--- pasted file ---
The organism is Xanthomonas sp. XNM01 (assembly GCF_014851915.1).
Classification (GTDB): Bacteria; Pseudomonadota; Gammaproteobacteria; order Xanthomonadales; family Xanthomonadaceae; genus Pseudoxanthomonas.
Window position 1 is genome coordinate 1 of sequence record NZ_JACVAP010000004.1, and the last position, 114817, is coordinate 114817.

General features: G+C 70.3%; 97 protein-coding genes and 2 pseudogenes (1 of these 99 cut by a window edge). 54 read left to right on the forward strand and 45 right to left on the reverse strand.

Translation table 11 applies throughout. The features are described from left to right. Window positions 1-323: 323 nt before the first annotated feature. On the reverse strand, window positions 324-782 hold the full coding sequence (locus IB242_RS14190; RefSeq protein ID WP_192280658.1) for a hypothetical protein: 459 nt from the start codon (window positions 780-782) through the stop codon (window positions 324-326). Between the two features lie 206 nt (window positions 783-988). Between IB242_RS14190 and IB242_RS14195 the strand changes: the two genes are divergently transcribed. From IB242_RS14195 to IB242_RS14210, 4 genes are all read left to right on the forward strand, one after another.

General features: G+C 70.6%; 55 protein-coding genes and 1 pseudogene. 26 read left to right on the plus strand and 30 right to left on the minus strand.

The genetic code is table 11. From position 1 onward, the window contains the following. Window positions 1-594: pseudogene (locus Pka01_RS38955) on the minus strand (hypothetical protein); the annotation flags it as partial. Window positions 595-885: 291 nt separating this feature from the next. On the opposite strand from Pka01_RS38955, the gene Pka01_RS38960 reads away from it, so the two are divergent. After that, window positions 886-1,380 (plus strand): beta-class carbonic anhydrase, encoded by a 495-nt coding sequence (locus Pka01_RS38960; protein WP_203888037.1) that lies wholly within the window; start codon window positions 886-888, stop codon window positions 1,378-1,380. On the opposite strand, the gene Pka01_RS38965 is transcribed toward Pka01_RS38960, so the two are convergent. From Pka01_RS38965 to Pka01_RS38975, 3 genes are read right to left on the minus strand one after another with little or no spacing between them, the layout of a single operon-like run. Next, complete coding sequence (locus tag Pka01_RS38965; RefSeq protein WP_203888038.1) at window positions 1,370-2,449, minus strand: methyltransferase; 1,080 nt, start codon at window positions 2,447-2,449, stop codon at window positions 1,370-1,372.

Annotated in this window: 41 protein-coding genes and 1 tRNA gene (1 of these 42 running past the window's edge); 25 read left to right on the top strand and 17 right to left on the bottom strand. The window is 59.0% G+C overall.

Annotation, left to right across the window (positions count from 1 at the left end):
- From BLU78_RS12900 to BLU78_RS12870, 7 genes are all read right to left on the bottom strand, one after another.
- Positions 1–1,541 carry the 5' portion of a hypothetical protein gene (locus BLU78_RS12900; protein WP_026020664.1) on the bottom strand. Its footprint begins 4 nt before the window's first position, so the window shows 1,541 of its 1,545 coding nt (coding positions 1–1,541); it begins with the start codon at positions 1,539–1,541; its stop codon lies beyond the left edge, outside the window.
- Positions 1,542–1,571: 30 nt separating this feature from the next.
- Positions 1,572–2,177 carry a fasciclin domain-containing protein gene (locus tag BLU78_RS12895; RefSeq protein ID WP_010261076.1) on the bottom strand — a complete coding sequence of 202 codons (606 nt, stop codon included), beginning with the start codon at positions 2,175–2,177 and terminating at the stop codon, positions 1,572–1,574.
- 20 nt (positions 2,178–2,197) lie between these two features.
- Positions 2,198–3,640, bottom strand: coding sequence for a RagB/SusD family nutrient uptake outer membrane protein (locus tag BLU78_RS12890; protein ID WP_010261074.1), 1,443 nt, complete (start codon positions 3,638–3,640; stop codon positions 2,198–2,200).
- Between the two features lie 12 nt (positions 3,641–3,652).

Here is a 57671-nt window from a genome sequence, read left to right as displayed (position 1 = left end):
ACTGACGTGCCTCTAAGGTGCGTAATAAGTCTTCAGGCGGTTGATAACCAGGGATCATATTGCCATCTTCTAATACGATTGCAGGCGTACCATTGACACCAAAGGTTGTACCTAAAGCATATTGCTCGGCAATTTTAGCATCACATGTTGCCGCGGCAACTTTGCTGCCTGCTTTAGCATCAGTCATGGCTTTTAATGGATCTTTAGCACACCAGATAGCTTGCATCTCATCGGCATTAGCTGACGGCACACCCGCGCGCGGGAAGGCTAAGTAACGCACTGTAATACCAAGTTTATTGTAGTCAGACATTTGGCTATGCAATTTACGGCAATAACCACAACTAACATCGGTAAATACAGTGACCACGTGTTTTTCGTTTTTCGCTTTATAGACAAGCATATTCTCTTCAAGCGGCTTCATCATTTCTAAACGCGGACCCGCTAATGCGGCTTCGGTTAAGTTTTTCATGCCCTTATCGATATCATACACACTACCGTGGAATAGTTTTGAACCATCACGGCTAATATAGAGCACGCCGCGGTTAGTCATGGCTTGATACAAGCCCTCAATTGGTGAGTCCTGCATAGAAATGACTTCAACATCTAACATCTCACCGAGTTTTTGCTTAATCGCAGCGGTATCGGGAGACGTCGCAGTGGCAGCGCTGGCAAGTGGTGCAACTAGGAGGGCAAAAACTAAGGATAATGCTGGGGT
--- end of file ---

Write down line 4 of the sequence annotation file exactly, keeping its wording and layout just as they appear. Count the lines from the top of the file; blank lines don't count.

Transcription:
General features: G+C 70.3%; 97 protein-coding genes and 2 pseudogenes (1 of these 99 cut by a window edge). 54 read left to right on the forward strand and 45 right to left on the reverse strand.